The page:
Exploring Home-School Value Conflicts: Implications for Academic Achievement and Well-Being among Latino First-Generation College Students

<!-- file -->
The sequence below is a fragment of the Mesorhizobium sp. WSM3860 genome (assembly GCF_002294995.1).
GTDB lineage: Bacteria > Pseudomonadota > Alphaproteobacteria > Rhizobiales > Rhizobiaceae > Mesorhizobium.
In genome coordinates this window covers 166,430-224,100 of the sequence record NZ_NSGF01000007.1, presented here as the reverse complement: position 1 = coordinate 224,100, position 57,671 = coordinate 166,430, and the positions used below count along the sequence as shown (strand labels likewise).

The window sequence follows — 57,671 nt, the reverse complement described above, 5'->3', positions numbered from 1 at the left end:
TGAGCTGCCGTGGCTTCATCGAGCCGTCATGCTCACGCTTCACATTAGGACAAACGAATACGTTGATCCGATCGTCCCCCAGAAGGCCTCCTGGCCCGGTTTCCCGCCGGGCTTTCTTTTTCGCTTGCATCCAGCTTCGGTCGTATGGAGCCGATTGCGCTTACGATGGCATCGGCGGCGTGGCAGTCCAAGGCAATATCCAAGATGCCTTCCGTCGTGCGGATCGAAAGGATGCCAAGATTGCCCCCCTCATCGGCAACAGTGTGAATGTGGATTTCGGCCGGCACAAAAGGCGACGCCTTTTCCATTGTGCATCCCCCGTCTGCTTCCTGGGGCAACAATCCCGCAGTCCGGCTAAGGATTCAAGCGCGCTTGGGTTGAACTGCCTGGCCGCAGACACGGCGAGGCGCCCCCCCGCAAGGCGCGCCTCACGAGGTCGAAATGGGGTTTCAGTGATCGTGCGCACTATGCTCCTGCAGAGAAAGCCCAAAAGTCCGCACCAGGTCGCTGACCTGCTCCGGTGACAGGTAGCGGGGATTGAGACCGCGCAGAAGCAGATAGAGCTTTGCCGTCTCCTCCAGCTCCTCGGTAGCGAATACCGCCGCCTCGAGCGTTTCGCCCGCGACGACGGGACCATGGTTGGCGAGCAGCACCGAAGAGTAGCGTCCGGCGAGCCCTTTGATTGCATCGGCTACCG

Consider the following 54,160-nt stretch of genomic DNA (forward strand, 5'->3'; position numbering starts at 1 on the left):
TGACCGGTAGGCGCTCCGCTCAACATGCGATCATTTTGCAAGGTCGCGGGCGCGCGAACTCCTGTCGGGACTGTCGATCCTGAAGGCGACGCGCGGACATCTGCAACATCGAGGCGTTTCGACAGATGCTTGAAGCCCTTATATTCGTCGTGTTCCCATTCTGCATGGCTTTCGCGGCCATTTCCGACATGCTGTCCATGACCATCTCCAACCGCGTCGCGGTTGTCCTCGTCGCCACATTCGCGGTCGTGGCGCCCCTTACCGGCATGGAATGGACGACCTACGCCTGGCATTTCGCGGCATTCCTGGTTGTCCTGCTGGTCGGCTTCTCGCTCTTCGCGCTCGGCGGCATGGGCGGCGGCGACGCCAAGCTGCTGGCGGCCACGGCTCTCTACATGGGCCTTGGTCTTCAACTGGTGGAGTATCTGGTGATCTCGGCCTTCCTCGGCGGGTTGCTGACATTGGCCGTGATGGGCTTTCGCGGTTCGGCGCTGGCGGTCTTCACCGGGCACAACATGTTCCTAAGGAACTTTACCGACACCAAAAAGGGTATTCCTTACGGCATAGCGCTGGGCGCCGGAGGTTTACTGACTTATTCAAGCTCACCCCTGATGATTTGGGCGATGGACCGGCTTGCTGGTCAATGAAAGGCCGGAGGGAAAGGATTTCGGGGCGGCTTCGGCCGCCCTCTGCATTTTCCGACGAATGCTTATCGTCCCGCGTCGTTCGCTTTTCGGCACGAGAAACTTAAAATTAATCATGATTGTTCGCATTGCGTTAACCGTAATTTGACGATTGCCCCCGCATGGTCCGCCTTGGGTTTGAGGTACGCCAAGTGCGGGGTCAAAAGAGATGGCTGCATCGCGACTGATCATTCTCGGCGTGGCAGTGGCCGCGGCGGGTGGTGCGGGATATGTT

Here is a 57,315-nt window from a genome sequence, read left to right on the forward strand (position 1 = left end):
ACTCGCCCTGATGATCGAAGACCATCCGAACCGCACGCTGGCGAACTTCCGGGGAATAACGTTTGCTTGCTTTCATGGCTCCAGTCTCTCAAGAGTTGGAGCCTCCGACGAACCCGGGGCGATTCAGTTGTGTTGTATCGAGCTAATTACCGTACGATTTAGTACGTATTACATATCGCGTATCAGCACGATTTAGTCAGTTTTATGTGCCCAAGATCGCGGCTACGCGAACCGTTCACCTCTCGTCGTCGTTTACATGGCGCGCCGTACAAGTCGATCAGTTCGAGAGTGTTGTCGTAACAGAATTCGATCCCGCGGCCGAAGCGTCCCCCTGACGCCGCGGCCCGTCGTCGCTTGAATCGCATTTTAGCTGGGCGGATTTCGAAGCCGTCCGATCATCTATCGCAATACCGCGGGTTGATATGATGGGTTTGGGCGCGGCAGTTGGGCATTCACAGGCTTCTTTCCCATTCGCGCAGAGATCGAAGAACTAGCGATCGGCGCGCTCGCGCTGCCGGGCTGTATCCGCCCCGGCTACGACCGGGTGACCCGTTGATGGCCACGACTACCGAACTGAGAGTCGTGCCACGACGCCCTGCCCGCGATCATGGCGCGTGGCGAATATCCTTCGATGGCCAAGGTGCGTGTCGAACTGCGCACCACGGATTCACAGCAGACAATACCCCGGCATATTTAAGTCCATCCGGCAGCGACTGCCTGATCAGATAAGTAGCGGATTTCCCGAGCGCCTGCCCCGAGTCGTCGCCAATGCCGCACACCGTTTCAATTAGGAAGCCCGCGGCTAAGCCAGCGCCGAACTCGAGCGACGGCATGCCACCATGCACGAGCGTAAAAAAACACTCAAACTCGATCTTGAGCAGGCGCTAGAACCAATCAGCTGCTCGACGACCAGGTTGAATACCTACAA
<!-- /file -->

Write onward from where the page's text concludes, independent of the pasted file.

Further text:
U.S. colleges place a high value on the fulfillment of academic obligations by their students. The academic achievement of each individual student is the institutional priority; this is an individualistic frame of reference. However, many Latino first-generation college students have been raised to prioritize family obligations; their home socialization is collectivistic. Our exploratory study investigated how Latino first-generation college students experience home-school value conflict between family obligation and individual academic achievement during their transition to college. A group interview followed the prompt of a conflict scenario that each group member first responded to in writing. The written responses provide evidence of the prioritization of school or home and the conflict that can arise in making these decisions. The group discussions that followed identified multiple types of home-school conflict and provide insights into how these conflicts are experienced. Conflicts revealed by the data included attending family events or visiting parents versus doing academic work, family assistance versus focusing on academics, allocating money for travel to see family versus allocating money for educational expenses. In turn, these home-school value conflicts were experienced both as lasting over time and as playing a negative role in students' academic achievement and sense of well-being.